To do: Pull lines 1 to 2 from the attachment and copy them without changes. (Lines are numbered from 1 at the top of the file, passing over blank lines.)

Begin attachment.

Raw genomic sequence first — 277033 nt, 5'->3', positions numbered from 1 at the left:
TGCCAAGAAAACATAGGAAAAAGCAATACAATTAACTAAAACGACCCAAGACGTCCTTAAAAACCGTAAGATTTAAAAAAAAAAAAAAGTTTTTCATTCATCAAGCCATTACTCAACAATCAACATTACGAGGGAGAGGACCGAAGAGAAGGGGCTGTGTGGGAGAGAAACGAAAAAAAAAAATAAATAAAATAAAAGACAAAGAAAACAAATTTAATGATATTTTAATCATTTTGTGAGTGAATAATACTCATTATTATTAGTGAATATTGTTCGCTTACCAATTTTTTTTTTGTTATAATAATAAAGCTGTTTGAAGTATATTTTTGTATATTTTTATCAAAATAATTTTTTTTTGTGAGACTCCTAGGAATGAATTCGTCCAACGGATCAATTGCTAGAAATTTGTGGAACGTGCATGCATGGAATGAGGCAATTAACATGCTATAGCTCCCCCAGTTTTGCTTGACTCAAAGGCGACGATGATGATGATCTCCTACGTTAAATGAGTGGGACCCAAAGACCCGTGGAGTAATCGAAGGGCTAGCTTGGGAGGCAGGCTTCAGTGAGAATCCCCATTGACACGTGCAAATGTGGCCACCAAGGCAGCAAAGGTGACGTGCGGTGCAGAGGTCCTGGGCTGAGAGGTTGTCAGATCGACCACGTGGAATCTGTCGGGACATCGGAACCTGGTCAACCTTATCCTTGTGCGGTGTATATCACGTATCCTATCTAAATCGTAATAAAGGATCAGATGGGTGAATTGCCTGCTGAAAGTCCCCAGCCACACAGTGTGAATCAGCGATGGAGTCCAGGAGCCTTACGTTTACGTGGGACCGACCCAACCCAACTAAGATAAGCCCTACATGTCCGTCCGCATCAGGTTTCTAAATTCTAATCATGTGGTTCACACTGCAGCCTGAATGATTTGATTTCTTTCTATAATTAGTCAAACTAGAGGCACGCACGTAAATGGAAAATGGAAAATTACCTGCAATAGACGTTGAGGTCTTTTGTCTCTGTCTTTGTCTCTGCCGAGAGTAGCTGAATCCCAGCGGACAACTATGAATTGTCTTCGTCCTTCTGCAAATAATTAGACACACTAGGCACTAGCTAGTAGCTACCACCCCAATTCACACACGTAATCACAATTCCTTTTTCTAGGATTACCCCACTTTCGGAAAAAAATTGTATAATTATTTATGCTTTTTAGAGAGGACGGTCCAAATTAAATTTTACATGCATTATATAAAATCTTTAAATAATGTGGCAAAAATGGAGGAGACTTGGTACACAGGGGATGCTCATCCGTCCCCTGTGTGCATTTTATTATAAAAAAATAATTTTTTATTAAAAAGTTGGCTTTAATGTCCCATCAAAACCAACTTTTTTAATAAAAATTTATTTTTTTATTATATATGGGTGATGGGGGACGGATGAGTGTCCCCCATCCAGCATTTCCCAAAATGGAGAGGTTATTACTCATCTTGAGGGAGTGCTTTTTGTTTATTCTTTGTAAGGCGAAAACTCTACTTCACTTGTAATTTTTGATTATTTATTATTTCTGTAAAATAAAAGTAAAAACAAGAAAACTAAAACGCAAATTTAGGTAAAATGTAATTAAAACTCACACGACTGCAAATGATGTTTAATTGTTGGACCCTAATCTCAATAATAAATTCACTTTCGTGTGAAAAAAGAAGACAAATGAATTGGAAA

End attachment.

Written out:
Raw genomic sequence first — 277033 nt, 5'->3', positions numbered from 1 at the left:
TGCCAAGAAAACATAGGAAAAAGCAATACAATTAACTAAAACGACCCAAGACGTCCTTAAAAACCGTAAGATTTAAAAAAAAAAAAAAGTTTTTCATTCATCAAGCCATTACTCAACAATCAACATTACGAGGGAGAGGACCGAAGAGAAGGGGCTGTGTGGGAGAGAAACGAAAAAAAAAAATAAATAAAATAAAAGACAAAGAAAACAAATTTAATGATATTTTAATCATTTTGTGAGTGAATAATACTCATTATTATTAGTGAATATTGTTCGCTTACCAATTTTTTTTTTGTTATAATAATAAAGCTGTTTGAAGTATATTTTTGTATATTTTTATCAAAATAATTTTTTTTTGTGAGACTCCTAGGAATGAATTCGTCCAACGGATCAATTGCTAGAAATTTGTGGAACGTGCATGCATGGAATGAGGCAATTAACATGCTATAGCTCCCCCAGTTTTGCTTGACTCAAAGGCGACGATGATGATGATCTCCTACGTTAAATGAGTGGGACCCAAAGACCCGTGGAGTAATCGAAGGGCTAGCTTGGGAGGCAGGCTTCAGTGAGAATCCCCATTGACACGTGCAAATGTGGCCACCAAGGCAGCAAAGGTGACGTGCGGTGCAGAGGTCCTGGGCTGAGAGGTTGTCAGATCGACCACGTGGAATCTGTCGGGACATCGGAACCTGGTCAACCTTATCCTTGTGCGGTGTATATCACGTATCCTATCTAAATCGTAATAAAGGATCAGATGGGTGAATTGCCTGCTGAAAGTCCCCAGCCACACAGTGTGAATCAGCGATGGAGTCCAGGAGCCTTACGTTTACGTGGGACCGACCCAACCCAACTAAGATAAGCCCTACATGTCCGTCCGCATCAGGTTTCTAAATTCTAATCATGTGGTTCACACTGCAGCCTGAATGATTTGATTTCTTTCTATAATTAGTCAAACTAGAGGCACGCACGTAAATGGAAAATGGAAAATTACCTGCAATAGACGTTGAGGTCTTTTGTCTCTGTCTTTGTCTCTGCCGAGAGTAGCTGAATCCCAGCGGACAACTATGAATTGTCTTCGTCCTTCTGCAAATAATTAGACACACTAGGCACTAGCTAGTAGCTACCACCCCAATTCACACACGTAATCACAATTCCTTTTTCTAGGATTACCCCACTTTCGGAAAAAAATTGTATAATTATTTATGCTTTTTAGAGAGGACGGTCCAAATTAAATTTTACATGCATTATATAAAATCTTTAAATAATGTGGCAAAAATGGAGGAGACTTGGTACACAGGGGATGCTCATCCGTCCCCTGTGTGCATTTTATTATAAAAAAATAATTTTTTATTAAAAAGTTGGCTTTAATGTCCCATCAAAACCAACTTTTTTAATAAAAATTTATTTTTTTATTATATATGGGTGATGGGGGACGGATGAGTGTCCCCCATCCAGCATTTCCCAAAATGGAGAGGTTATTACTCATCTTGAGGGAGTGCTTTTTGTTTATTCTTTGTAAGGCGAAAACTCTACTTCACTTGTAATTTTTGATTATTTATTATTTCTGTAAAATAAAAGTAAAAACAAGAAAACTAAAACGCAAATTTAGGTAAAATGTAATTAAAACTCACACGACTGCAAATGATGTTTAATTGTTGGACCCTAATCTCAATAATAAATTCACTTTCGTGTGAAAAAAGAAGACAAATGAATTGGAAA